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It is always a pleasure to read The Economist. Normally, however, I do not find the letters to the editor especially interesting. However, when I picked up this week’s edition of the magazine today I stumbled on an interesting letter from Paul DeRosa. Mr. DeRosa writes about what Milton Friedman might have thought of the present crisis.
This week we are celebrating Milton Friedman’s centennial. Milton Friedman was known for a lot of things and one of them was his generally skeptical view of pegged exchange rates. In his famous article "The Case for Flexible Exchange Rates" he argued strongly against pegged exchange rates and for flexible exchange rates.
Happy birthday. I am sure that you are celebrating it with your beloved wife Rose in economist heaven.
I just took out a few books from my bookshelf. What do you think when you see the titles of these books:
It is not only in Europe that the idea of currency union has considerable political backing. This is certainly also the case in Africa. In fact there is already de facto a currency union (officially two currency unions) in Central and Western Africa in the form of the two CFA franc zones. Furthermore, there are also discussions about currency unions in Eastern Africa and in Southern Africa.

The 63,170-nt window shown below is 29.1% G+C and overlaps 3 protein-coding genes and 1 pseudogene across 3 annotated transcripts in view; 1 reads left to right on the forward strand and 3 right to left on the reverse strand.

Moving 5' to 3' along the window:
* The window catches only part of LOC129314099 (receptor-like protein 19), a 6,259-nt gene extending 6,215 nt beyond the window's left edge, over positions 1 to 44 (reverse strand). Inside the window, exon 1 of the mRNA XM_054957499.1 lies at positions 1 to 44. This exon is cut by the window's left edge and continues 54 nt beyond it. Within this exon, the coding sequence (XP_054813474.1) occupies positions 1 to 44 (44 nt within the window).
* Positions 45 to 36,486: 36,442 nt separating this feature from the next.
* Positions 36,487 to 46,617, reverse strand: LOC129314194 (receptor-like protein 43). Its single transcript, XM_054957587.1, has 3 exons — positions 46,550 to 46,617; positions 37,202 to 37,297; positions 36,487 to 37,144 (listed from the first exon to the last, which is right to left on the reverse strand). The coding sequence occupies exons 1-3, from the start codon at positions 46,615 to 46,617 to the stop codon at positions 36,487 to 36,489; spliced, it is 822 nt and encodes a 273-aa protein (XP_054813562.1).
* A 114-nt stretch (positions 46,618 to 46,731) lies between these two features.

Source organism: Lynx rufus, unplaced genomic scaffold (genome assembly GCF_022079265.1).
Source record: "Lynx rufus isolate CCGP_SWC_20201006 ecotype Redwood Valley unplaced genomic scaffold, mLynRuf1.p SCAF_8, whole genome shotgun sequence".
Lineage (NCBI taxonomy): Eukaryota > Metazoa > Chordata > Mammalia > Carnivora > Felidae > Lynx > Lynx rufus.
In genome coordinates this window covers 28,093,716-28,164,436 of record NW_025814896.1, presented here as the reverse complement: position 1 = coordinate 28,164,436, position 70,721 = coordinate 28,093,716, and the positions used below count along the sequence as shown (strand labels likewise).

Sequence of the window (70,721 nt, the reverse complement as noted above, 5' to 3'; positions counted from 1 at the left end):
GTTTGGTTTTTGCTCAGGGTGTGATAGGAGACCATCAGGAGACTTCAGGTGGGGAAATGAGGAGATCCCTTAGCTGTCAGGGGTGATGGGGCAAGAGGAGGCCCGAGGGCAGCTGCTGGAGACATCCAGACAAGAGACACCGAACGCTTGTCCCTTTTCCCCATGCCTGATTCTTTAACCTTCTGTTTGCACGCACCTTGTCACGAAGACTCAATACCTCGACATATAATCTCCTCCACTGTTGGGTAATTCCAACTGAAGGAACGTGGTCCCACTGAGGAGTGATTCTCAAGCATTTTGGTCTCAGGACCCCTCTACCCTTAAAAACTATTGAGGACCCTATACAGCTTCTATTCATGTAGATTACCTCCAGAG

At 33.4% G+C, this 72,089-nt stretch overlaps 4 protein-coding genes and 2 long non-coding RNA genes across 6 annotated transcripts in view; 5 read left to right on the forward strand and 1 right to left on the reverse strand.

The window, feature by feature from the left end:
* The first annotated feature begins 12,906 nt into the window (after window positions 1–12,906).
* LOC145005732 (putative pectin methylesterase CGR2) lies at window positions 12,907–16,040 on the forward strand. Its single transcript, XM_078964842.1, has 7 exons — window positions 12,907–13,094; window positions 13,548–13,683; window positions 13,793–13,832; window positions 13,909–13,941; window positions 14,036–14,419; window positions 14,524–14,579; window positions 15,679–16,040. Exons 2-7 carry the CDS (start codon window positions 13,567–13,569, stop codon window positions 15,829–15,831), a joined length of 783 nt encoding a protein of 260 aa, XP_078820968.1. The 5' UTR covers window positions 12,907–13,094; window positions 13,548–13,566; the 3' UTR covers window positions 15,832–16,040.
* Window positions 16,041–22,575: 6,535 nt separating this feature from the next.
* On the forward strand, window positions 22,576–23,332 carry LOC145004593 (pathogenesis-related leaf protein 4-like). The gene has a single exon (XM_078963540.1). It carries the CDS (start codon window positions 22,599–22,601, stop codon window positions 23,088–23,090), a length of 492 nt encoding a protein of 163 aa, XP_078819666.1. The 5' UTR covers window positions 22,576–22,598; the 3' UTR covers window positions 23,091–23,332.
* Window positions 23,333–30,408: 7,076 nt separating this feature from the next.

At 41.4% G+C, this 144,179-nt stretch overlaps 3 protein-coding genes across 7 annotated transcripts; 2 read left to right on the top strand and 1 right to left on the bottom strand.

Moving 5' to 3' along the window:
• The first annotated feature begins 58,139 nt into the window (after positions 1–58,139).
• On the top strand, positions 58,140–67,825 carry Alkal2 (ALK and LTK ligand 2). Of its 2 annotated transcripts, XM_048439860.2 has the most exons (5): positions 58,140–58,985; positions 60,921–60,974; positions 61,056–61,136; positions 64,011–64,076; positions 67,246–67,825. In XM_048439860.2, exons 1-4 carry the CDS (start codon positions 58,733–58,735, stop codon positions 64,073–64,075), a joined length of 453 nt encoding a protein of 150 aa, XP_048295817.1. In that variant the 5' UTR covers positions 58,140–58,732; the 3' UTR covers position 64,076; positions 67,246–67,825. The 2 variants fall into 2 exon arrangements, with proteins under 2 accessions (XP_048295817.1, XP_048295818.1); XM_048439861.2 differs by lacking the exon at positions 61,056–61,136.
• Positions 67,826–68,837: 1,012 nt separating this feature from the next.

University of Chicago economics professor Casey Mulligan has a new comment on Economix. In his post "Who cares about Fed funds?" Mulligan has the following remarkable quote:
When crisis hit in 2008 it was mostly called the subprime crisis and it was normally assumed that the crisis had an US origin. I have always been skeptical about the US centric description of the crisis. As I see it the initial “impulse” to the crisis came from Europe rather than the US. However, the consequence of this impulse stemming from Europe led to a “passive” tightening of US monetary conditions as the Fed failed to meet the increased demand for dollars.
It is no secret that I would prefer that the ECB would introduce an NGDP level target. However, that is obviously utopian - I might be a dreamer, but I am not naïve. Furthermore, I think less could do it. In fact I believe that the ECB could end the euro crisis by just simply returning to the old second pillar of monetary policy in the euro zone - the M3 reference rate - and sticking to that rather than the highly damaging focus on headline inflation (HICP inflation).